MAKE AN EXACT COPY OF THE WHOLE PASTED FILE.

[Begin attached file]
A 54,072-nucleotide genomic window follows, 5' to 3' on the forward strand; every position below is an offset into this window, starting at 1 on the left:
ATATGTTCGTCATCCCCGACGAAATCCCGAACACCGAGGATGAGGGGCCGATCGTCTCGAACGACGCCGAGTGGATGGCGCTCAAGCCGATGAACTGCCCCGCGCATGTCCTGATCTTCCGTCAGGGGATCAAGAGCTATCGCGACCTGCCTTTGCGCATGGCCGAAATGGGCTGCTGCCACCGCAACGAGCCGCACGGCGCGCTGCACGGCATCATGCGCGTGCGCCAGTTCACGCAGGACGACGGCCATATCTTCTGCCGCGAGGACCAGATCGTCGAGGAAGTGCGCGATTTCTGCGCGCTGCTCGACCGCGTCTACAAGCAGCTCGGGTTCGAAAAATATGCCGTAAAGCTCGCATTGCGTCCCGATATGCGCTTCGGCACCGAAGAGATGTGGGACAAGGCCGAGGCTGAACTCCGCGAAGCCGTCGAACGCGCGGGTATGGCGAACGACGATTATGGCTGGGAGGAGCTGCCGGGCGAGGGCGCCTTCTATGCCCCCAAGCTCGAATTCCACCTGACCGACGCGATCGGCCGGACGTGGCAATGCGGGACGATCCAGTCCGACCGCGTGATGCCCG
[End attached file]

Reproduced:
A 54,072-nucleotide genomic window follows, 5' to 3' on the forward strand; every position below is an offset into this window, starting at 1 on the left:
ATATGTTCGTCATCCCCGACGAAATCCCGAACACCGAGGATGAGGGGCCGATCGTCTCGAACGACGCCGAGTGGATGGCGCTCAAGCCGATGAACTGCCCCGCGCATGTCCTGATCTTCCGTCAGGGGATCAAGAGCTATCGCGACCTGCCTTTGCGCATGGCCGAAATGGGCTGCTGCCACCGCAACGAGCCGCACGGCGCGCTGCACGGCATCATGCGCGTGCGCCAGTTCACGCAGGACGACGGCCATATCTTCTGCCGCGAGGACCAGATCGTCGAGGAAGTGCGCGATTTCTGCGCGCTGCTCGACCGCGTCTACAAGCAGCTCGGGTTCGAAAAATATGCCGTAAAGCTCGCATTGCGTCCCGATATGCGCTTCGGCACCGAAGAGATGTGGGACAAGGCCGAGGCTGAACTCCGCGAAGCCGTCGAACGCGCGGGTATGGCGAACGACGATTATGGCTGGGAGGAGCTGCCGGGCGAGGGCGCCTTCTATGCCCCCAAGCTCGAATTCCACCTGACCGACGCGATCGGCCGGACGTGGCAATGCGGGACGATCCAGTCCGACCGCGTGATGCCCG